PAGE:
Stigma Kills: Dawson County Holds Suicide Prevention Conference

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People attending the Dawson County Suicide Prevention Conference

DAWSONVILLE, Ga – In honor of suicide prevention week, Mental Health America of Georgia hosted a Suicide Prevention Conference in Dawson County to bring awareness to the issue and just how close this topic hits home.

“We came specifically to Dawson County because it is ground zero for death by suicide in the state of Georgia,” said Abdul Henderson, Executive Director of Mental Health America of Georgia.

Dawson County has led the state in death by suicide for the last 10 years. The county is also ranked 16 in the nation for severe depression, according to a national report by Mental Health America of Georgia.

Henderson explained the goal is to bring awareness and start a conversation about early intervention, identification, prevention, and an expansion of services to all Georgians.

Jeff Breedlove, Chief of Communications and Policy for the Georgia Council on Substance Abuse, spoke on the importance of being open in the conversation when it comes to needing help.

“Stigma almost killed me. Because I wouldn’t go get treatment. Because I was ashamed what my family would say,” Breedlove said.

Breedlove said he was in long-term recovery from substance abuse disorder.

“You may be wondering, well, why do they have a 54-year-old guy who is in recovery from substance abuse disorder up here talking about suicide…There are shared risk factors involved that affected both communities,” Breedlove said.

Those with addiction are ten times more likely to commit suicide than people who do not suffer from substance abuse disorder.

Among the statistics, it recorded suicide deaths only reflect a small portion of how many people are actually affected by suicidal thoughts or actions.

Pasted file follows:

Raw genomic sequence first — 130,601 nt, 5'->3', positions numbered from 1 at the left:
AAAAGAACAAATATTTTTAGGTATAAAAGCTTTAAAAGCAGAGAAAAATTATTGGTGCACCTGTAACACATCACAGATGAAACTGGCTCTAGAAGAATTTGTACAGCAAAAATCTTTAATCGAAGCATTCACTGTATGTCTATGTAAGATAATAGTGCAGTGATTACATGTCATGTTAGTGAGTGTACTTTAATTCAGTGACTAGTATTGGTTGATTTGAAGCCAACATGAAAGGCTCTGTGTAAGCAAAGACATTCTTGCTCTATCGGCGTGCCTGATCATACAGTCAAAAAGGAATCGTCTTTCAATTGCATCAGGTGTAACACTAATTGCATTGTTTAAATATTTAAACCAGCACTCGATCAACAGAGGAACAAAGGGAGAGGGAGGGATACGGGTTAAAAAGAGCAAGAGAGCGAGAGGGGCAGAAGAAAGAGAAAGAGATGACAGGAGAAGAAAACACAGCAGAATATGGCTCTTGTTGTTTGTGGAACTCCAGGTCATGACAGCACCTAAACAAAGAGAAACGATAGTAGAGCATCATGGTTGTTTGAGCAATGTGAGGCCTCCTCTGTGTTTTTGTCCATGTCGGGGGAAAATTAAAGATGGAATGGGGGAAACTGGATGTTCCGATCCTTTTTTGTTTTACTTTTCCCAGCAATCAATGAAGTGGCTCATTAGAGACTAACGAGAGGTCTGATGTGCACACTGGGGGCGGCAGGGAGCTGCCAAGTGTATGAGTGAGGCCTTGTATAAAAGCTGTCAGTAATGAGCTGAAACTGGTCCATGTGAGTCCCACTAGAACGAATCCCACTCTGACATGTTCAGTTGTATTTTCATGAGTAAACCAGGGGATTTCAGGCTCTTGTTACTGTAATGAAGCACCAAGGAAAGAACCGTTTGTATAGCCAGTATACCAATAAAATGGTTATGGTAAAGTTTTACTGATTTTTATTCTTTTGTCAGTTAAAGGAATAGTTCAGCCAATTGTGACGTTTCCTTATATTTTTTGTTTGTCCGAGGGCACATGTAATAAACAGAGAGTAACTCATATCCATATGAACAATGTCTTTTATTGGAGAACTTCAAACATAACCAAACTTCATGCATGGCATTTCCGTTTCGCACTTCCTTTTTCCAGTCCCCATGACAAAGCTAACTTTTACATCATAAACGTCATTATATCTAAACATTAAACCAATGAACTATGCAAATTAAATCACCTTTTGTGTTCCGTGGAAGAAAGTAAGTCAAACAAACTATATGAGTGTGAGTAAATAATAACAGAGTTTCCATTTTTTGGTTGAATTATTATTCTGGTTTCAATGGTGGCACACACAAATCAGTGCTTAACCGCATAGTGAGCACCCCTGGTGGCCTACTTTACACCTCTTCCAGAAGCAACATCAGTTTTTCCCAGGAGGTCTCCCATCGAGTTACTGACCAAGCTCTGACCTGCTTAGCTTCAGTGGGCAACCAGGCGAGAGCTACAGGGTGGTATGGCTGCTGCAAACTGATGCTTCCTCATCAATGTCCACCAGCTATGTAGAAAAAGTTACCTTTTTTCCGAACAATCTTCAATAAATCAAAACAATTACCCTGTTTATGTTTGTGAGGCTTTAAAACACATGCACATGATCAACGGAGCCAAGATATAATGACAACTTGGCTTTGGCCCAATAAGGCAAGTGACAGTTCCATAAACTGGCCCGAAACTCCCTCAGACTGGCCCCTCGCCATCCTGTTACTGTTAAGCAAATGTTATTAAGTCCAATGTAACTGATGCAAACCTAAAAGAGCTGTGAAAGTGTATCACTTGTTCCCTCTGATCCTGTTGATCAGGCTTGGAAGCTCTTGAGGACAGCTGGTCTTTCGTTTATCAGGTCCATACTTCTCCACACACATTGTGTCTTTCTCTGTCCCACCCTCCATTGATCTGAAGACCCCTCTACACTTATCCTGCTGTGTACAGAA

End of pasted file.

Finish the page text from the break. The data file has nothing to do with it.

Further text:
In adults aged 18 years and older, for every one suicide death, there are nine adults treated in hospital emergency departments for self-harm injuries. Additionally, another 227 adults admitted to seriously considering it.

Breedlove said the first step is the make a change in the way we think and talk about suicide awareness and prevention.

“We want to address things like the lack of access to behavior[al] health care in rural areas. We want to address housing insecurities, employment challenges, and the rising number of children entering foster care,” stated Breedlove. “If we can address things on the front end, it will change things on the back end.”

He said silence kills, stigma kills.

“People are afraid. They are afraid of being labeled…It delays people who want to seek help. Open and honest conversations will attack stigma,” Breedlove commented.

Rebecca Bliss, Coordinator of Dawson County Family Connection, said each year they review their strategies based on what the community needs, and recently there has been a greater emphasis on suicide prevention.

“When people outside of our county are looking and they say Dawson County is in the top three for suicides or in the top 10 in the State of Georgia for counties of children that are extremely depressed, they look at it as a statistic. To me and my board, there was a child, there was a person, there was a name and a family we went to church with, so that is one of the reasons why we took on suicide prevention as a strategy in Dawson County,” Bliss explained.

Bliss said that recently, Family Connection’s hope is to increase Dawson County’s mental health. They intend to address the importance of self-care and how it can look different for everyone. Most importantly, everyone needs to feel empowered to speak up when needed.

“The bravest question you can ask is will you help me.”

Featured Image: Those pictured: Abdul Henderson (third from left), Jeff Breedlove (fourth from left) and Rebecca Bliss (fifth from left).

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